As has been the unfortunate case for decades, high school and college students throughout the world are continuing to misuse alcohol and other drugs. And though the preferred substances of abuse have changed over the years (with prescription pills enjoying a recent surge in popularity), the reasons behind this destructive behavior have remained consistent: to numb physical and emotional pain, experience altered states of consciousness, distract oneself from the stresses and pressures of life, and even to achieve greater levels of academic success.
A Growing Concern
It turns out that recent increases in the abuse of prescription and over-the-counter medications may be fueled at least in part by a belief that “off label” use of certain drugs can improve a student’s ability to focus, concentrate, and remember information – which, the theory goes, can lead to improved performance in class and during examinations.
“Study drugs are indispensable to my academic career and its successes. I depend on them to achieve results that are otherwise unobtainable,” an anonymous student at Montreal’s McGill University told student reporter Jessica Hollows for her Jan. 24, 2008 article in the school newspaper.
The young always have the same problem – how to rebel and conform at the same time. They have now solved this by defying their parents and copying one another.
~Quentin Crisp (British writer).
There’s not a kid alive that won’t someday have to deal with at least one form of peer pressure. The reality is that peer pressure is simply a fact of life for kids and teens. Yet what may be as harmless as what sport or color you like best when you’re in second grade often turns into the pressure to try drugs and alcohol, have sex, and/or participate in other forms of behavior which go against everything you’ve learned in life.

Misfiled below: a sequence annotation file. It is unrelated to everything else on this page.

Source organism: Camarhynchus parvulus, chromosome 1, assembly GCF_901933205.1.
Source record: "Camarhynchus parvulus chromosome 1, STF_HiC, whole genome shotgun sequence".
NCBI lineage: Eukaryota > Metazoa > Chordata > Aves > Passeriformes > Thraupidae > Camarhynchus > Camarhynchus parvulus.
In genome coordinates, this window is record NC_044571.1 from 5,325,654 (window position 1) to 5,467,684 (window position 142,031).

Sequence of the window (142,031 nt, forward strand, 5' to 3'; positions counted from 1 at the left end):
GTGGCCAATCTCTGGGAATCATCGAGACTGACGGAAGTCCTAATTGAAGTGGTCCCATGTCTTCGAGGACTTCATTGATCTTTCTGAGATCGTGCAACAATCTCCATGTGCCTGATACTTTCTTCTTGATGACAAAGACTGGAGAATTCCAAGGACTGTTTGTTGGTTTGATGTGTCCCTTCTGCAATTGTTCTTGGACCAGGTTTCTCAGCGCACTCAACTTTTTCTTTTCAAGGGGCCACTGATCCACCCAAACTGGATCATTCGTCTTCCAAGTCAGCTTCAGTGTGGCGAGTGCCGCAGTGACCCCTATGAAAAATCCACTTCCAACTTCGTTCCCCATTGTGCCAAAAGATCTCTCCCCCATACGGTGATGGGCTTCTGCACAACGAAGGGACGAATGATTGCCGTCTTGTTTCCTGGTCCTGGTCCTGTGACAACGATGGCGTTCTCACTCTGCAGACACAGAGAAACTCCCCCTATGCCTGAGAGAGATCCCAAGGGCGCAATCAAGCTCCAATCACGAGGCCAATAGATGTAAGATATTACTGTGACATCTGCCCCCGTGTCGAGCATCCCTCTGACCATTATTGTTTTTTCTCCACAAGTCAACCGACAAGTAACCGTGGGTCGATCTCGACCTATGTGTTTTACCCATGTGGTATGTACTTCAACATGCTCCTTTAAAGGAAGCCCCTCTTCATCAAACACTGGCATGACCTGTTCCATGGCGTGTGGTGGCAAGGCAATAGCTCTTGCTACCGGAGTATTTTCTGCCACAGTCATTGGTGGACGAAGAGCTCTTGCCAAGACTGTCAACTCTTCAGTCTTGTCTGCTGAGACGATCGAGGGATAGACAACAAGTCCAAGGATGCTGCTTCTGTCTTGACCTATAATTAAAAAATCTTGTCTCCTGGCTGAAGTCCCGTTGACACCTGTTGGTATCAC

As parents, we struggle to make sure that our kids have been taught right from wrong and that they have all of the emotional tools necessary to survive the teen years. But what we often forget, or refuse to acknowledge, is that our teens are facing pressures and making decisions that have little to do with what we taught them and more to do with finding out how they fit into their peer groups.
Simply put, the choices that kids make when facing pressure to go against what they feel is right are, in part, what determines their future character. Parents work to give their children the building blocks they need to stand firm against the pressures of the teen years. Children must use those building blocks to build their own platform of character.
Your teen got fired from his McJob. How could that have happened? The job is so simple you don’t even have to know how to read or write; the company’s training manual is all pictures. What could have possibly gone wrong?
In the big scheme of things, getting fired from an entry-level job is not a huge deal. Your teen does not have to put it on his resume and no one has to know. It is only a problem if it happened within a consistent pattern of poor choices and difficult behaviors.
Before you do anything or lose your temper, examine the context in which your teen got fired. It may not have been his fault.